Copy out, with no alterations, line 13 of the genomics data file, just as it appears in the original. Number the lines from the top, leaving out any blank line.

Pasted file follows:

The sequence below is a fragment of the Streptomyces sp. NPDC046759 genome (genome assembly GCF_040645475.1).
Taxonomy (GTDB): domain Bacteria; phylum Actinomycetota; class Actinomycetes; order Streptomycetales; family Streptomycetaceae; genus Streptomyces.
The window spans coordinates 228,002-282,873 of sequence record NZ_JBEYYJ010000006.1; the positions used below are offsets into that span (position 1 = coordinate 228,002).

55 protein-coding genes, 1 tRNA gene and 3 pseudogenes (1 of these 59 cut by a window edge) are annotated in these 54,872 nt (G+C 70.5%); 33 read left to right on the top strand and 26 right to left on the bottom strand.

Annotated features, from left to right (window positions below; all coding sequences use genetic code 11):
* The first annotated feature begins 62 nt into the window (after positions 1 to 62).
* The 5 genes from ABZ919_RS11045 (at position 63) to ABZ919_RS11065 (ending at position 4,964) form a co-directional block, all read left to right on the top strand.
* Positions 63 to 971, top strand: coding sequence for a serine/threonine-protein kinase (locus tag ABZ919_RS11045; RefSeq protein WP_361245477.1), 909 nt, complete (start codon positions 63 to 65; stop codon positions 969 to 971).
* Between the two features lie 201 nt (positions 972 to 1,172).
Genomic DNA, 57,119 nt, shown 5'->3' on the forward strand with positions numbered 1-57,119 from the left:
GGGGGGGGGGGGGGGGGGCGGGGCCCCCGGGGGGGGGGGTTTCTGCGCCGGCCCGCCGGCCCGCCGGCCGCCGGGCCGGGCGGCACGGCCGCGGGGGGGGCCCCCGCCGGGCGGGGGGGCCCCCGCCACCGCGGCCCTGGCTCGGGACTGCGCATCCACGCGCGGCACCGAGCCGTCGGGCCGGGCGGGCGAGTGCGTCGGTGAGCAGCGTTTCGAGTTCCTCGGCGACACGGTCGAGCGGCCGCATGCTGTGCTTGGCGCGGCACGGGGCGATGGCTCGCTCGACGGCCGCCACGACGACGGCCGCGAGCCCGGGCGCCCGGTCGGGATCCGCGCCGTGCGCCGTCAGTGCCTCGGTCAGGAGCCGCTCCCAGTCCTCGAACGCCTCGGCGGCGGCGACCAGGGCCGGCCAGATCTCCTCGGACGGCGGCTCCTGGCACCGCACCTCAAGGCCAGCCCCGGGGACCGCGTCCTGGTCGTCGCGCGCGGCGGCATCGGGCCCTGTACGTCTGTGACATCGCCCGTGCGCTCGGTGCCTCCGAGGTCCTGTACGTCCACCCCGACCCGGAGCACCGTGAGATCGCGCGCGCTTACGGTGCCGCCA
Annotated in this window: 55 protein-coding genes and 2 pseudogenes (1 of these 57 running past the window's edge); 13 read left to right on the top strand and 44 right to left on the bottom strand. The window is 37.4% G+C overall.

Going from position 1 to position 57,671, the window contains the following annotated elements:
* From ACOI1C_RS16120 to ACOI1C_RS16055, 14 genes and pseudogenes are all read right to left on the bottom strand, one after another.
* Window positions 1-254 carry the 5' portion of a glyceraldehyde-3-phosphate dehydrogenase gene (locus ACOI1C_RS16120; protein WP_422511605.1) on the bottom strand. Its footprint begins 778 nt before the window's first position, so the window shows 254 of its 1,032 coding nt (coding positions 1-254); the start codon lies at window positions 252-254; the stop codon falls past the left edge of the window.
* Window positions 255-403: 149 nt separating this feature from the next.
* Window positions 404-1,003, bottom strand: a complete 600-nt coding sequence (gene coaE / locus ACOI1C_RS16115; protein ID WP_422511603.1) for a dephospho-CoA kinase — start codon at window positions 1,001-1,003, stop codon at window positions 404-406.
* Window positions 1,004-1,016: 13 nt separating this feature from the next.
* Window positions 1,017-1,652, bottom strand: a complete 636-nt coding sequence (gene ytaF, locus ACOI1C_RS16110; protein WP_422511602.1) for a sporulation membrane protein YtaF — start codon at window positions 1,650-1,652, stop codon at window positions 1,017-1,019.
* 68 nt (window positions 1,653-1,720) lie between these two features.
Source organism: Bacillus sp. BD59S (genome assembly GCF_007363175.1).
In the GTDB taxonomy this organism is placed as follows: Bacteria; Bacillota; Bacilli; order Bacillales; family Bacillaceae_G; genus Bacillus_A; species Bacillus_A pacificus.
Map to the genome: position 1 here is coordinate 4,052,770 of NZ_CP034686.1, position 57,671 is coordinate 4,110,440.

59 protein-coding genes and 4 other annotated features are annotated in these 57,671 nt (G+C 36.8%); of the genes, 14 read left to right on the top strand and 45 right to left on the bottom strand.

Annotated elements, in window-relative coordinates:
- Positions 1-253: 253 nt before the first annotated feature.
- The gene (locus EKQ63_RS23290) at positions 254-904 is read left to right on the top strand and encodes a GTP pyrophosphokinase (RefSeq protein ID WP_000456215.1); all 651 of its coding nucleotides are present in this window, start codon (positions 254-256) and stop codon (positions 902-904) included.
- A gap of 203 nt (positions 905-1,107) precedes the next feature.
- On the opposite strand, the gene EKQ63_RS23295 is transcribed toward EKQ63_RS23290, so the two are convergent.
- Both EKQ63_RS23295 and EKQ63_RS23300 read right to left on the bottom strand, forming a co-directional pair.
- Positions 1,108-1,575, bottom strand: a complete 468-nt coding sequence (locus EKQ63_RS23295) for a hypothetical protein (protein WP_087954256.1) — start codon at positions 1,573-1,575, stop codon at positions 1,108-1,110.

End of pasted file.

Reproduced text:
Going from position 1 to position 57,671, the window contains the following annotated elements: